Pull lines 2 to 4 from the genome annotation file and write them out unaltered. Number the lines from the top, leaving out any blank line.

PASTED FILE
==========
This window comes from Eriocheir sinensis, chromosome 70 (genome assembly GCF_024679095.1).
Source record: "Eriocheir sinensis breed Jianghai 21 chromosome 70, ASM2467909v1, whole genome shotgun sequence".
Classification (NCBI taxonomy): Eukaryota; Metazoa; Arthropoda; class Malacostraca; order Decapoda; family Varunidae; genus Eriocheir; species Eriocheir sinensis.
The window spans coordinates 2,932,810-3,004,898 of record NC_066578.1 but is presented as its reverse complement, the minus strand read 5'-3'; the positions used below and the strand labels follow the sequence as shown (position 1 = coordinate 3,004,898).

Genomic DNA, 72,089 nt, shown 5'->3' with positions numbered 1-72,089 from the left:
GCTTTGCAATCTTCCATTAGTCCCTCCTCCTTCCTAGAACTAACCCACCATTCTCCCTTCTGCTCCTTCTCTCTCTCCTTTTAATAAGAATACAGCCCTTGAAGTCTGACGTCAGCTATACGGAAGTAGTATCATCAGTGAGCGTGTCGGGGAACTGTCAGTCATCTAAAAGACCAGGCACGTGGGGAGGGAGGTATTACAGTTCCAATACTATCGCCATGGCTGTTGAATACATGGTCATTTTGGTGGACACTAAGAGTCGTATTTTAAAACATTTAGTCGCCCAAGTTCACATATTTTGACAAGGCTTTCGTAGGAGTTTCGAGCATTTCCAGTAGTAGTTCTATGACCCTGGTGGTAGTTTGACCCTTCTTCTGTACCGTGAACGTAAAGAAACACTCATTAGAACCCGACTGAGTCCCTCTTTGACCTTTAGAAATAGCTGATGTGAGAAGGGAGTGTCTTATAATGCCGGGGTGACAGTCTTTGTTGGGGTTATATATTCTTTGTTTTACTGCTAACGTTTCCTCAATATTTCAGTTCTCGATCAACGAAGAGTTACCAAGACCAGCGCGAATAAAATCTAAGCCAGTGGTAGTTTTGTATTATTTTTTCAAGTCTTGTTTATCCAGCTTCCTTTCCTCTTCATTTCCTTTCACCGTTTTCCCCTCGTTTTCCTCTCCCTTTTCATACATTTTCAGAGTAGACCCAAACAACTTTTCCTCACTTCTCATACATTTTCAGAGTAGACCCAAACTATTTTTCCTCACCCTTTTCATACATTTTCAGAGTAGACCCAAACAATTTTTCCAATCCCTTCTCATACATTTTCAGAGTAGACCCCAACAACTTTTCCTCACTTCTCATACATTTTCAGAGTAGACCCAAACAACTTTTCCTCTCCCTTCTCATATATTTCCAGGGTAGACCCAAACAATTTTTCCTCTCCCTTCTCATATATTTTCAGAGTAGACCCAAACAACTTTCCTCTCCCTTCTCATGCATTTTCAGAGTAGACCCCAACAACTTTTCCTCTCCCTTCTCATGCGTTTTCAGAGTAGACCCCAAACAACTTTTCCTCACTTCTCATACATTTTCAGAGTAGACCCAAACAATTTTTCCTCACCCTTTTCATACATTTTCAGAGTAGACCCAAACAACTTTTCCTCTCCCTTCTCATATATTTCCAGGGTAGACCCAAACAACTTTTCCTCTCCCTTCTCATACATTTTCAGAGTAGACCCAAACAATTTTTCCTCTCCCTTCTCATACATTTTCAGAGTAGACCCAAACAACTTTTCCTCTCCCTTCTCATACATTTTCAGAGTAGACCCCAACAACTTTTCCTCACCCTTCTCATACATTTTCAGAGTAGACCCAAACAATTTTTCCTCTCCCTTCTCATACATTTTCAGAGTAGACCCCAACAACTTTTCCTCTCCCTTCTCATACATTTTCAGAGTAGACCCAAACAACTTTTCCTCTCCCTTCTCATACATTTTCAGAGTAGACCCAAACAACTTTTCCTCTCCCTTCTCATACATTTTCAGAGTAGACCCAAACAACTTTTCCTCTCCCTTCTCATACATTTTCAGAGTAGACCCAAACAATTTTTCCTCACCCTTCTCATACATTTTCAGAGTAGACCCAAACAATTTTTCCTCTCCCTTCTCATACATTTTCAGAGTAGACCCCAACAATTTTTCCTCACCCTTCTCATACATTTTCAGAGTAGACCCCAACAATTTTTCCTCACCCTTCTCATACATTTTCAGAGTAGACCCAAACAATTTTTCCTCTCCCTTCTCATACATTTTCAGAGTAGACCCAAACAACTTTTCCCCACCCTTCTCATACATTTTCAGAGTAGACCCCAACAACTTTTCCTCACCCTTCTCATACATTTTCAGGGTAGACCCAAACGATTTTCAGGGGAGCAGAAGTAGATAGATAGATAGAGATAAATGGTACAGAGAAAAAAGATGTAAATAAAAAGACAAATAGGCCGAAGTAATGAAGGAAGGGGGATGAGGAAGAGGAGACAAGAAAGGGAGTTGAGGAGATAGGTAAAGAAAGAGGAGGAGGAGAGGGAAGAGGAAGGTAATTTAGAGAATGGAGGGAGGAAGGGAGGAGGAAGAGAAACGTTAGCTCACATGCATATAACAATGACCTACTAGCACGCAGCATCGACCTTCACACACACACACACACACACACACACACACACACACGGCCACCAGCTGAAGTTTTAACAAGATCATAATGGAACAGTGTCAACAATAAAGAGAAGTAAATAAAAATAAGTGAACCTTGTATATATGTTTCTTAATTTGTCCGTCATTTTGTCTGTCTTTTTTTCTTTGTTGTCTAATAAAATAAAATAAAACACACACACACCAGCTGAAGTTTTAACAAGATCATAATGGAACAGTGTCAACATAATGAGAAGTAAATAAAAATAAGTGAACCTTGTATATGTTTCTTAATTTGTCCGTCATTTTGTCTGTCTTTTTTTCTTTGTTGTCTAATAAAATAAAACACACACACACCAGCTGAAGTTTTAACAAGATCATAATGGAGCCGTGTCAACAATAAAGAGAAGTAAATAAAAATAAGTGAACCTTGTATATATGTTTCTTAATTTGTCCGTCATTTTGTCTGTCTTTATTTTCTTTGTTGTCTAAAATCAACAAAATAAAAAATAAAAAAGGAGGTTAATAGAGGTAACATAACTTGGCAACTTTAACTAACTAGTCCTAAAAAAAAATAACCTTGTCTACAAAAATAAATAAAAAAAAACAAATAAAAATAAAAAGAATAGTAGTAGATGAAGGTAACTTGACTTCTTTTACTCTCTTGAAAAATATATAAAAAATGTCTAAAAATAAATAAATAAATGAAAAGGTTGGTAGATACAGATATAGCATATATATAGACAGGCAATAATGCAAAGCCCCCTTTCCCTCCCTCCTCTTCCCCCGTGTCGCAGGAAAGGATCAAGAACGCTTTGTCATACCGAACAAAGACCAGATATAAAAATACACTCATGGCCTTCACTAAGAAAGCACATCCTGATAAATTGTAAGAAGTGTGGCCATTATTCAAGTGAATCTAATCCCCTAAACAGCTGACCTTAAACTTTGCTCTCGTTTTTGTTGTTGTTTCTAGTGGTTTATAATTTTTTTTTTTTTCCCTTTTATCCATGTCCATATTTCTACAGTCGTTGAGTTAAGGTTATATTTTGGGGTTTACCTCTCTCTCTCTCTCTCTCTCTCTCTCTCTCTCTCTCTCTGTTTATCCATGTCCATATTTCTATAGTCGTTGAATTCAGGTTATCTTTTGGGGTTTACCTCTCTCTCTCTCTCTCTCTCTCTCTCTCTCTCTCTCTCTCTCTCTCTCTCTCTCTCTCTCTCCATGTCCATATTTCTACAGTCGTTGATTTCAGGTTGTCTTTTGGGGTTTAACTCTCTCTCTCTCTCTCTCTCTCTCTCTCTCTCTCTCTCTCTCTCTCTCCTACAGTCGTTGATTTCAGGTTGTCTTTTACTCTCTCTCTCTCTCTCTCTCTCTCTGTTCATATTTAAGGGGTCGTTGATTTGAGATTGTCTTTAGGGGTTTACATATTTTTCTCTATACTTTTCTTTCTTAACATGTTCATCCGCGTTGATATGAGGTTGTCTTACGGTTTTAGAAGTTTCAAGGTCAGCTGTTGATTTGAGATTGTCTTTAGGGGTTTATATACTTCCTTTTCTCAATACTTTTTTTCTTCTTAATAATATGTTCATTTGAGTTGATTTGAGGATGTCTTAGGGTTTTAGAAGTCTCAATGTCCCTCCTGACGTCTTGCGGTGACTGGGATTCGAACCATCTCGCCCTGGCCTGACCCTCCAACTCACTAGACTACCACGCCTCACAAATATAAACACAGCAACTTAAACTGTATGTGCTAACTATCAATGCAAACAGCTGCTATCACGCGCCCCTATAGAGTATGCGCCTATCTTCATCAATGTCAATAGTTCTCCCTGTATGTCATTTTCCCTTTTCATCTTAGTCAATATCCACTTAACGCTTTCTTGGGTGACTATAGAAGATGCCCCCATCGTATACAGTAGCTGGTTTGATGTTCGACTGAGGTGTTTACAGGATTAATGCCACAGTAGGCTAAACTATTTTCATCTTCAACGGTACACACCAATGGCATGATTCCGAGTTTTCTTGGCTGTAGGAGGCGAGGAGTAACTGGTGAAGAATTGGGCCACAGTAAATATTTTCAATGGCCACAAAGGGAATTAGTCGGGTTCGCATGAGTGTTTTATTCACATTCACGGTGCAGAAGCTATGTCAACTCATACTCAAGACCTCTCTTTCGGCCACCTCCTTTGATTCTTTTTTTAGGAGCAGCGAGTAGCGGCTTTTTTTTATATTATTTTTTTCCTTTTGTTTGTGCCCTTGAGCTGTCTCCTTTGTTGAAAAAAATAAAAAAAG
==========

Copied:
Source record: "Eriocheir sinensis breed Jianghai 21 chromosome 70, ASM2467909v1, whole genome shotgun sequence".
Classification (NCBI taxonomy): Eukaryota; Metazoa; Arthropoda; class Malacostraca; order Decapoda; family Varunidae; genus Eriocheir; species Eriocheir sinensis.
The window spans coordinates 2,932,810-3,004,898 of record NC_066578.1 but is presented as its reverse complement, the minus strand read 5'-3'; the positions used below and the strand labels follow the sequence as shown (position 1 = coordinate 3,004,898).